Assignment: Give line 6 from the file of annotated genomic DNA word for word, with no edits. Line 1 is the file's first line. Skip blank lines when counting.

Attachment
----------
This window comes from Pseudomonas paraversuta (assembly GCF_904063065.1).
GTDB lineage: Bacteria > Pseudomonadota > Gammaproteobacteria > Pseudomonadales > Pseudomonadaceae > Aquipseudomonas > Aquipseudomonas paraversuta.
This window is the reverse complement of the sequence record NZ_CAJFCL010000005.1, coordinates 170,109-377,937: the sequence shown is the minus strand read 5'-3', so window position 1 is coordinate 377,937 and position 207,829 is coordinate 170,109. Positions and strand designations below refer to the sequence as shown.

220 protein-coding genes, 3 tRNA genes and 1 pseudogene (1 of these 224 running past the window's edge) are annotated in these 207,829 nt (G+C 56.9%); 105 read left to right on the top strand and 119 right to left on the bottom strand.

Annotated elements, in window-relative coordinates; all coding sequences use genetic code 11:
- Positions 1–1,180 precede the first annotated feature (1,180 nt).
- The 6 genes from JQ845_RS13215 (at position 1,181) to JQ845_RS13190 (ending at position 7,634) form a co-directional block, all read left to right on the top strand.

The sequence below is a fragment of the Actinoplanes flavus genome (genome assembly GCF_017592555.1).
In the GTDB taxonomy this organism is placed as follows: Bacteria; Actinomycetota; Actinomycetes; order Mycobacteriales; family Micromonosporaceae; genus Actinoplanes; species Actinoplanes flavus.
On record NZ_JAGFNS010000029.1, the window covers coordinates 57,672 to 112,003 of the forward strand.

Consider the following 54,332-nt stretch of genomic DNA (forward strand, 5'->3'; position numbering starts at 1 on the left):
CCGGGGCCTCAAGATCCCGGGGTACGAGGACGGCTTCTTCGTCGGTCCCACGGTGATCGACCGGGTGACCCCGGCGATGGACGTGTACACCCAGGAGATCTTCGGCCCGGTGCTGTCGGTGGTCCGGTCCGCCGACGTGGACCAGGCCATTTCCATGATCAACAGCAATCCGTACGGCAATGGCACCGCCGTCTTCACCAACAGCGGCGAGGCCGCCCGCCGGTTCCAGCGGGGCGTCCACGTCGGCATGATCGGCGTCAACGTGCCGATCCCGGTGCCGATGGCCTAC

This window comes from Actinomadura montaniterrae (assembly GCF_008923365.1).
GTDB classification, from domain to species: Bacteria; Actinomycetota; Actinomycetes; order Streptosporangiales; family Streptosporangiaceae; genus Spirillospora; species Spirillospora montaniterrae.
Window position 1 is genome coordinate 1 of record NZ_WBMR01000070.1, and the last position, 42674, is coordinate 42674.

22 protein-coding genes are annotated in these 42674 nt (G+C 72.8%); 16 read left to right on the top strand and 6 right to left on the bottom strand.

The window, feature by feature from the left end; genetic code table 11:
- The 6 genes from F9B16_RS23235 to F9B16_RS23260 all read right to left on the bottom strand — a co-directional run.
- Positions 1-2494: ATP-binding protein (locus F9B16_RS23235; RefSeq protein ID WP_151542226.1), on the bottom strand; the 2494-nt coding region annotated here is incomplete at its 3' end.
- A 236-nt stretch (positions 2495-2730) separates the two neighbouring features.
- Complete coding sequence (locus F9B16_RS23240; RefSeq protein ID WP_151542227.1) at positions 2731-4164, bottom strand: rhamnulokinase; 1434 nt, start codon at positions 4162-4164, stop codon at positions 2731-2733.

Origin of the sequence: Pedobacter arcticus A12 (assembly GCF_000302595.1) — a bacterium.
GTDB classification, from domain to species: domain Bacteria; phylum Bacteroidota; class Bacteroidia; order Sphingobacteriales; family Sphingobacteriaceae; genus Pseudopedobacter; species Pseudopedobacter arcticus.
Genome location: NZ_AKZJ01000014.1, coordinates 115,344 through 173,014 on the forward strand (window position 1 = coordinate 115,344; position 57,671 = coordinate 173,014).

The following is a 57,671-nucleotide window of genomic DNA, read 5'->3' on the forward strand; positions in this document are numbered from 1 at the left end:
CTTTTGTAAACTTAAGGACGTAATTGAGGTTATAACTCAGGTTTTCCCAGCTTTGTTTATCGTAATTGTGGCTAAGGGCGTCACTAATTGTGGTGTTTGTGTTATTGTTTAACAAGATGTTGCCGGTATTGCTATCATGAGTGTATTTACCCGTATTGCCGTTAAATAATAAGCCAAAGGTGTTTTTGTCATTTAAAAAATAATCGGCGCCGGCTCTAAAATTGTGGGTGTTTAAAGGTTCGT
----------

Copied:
- Positions 1–1,180 precede the first annotated feature (1,180 nt).